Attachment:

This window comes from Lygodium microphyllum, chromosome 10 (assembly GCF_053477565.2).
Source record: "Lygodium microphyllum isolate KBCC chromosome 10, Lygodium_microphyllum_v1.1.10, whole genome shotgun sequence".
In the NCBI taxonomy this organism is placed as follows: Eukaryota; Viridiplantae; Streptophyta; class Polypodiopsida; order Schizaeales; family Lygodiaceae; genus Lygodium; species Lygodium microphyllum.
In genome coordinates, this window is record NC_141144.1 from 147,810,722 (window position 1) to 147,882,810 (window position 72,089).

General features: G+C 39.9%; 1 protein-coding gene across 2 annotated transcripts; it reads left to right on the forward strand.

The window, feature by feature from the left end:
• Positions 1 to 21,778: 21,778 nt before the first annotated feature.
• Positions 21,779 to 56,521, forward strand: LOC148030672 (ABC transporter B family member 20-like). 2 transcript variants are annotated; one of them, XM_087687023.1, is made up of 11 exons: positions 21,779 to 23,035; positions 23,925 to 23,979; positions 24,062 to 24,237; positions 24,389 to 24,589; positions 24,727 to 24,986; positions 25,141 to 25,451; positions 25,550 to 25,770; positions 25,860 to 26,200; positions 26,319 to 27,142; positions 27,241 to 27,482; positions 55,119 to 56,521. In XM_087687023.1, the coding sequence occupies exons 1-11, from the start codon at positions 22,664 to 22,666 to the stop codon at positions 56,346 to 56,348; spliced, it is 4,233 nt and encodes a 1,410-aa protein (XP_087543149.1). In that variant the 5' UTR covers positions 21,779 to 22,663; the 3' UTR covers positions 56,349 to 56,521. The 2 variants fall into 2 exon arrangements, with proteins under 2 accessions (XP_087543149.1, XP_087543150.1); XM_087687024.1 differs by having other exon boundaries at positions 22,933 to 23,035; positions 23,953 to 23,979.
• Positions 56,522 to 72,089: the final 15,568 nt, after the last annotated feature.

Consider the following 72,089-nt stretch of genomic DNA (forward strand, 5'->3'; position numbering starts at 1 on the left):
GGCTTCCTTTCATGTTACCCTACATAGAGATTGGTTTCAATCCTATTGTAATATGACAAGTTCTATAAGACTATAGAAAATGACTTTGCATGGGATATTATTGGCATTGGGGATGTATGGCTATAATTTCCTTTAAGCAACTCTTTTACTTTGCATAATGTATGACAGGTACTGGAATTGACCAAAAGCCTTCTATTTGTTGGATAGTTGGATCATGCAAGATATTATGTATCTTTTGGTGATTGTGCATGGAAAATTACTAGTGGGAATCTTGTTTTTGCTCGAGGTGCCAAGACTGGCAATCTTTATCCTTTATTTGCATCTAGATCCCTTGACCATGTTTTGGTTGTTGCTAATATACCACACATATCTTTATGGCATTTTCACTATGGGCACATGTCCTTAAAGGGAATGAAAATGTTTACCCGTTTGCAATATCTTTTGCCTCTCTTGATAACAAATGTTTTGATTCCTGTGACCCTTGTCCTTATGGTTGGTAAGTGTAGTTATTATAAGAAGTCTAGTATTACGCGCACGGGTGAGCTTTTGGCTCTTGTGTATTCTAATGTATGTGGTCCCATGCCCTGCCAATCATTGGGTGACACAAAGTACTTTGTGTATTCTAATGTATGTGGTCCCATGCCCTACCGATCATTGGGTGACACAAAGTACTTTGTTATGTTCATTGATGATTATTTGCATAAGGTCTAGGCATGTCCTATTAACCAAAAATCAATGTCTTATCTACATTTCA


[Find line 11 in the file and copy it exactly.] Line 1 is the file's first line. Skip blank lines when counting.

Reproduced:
GGCTTCCTTTCATGTTACCCTACATAGAGATTGGTTTCAATCCTATTGTAATATGACAAGTTCTATAAGACTATAGAAAATGACTTTGCATGGGATATTATTGGCATTGGGGATGTATGGCTATAATTTCCTTTAAGCAACTCTTTTACTTTGCATAATGTATGACAGGTACTGGAATTGACCAAAAGCCTTCTATTTGTTGGATAGTTGGATCATGCAAGATATTATGTATCTTTTGGTGATTGTGCATGGAAAATTACTAGTGGGAATCTTGTTTTTGCTCGAGGTGCCAAGACTGGCAATCTTTATCCTTTATTTGCATCTAGATCCCTTGACCATGTTTTGGTTGTTGCTAATATACCACACATATCTTTATGGCATTTTCACTATGGGCACATGTCCTTAAAGGGAATGAAAATGTTTACCCGTTTGCAATATCTTTTGCCTCTCTTGATAACAAATGTTTTGATTCCTGTGACCCTTGTCCTTATGGTTGGTAAGTGTAGTTATTATAAGAAGTCTAGTATTACGCGCACGGGTGAGCTTTTGGCTCTTGTGTATTCTAATGTATGTGGTCCCATGCCCTGCCAATCATTGGGTGACACAAAGTACTTTGTGTATTCTAATGTATGTGGTCCCATGCCCTACCGATCATTGGGTGACACAAAGTACTTTGTTATGTTCATTGATGATTATTTGCATAAGGTCTAGGCATGTCCTATTAACCAAAAATCAATGTCTTATCTACATTTCA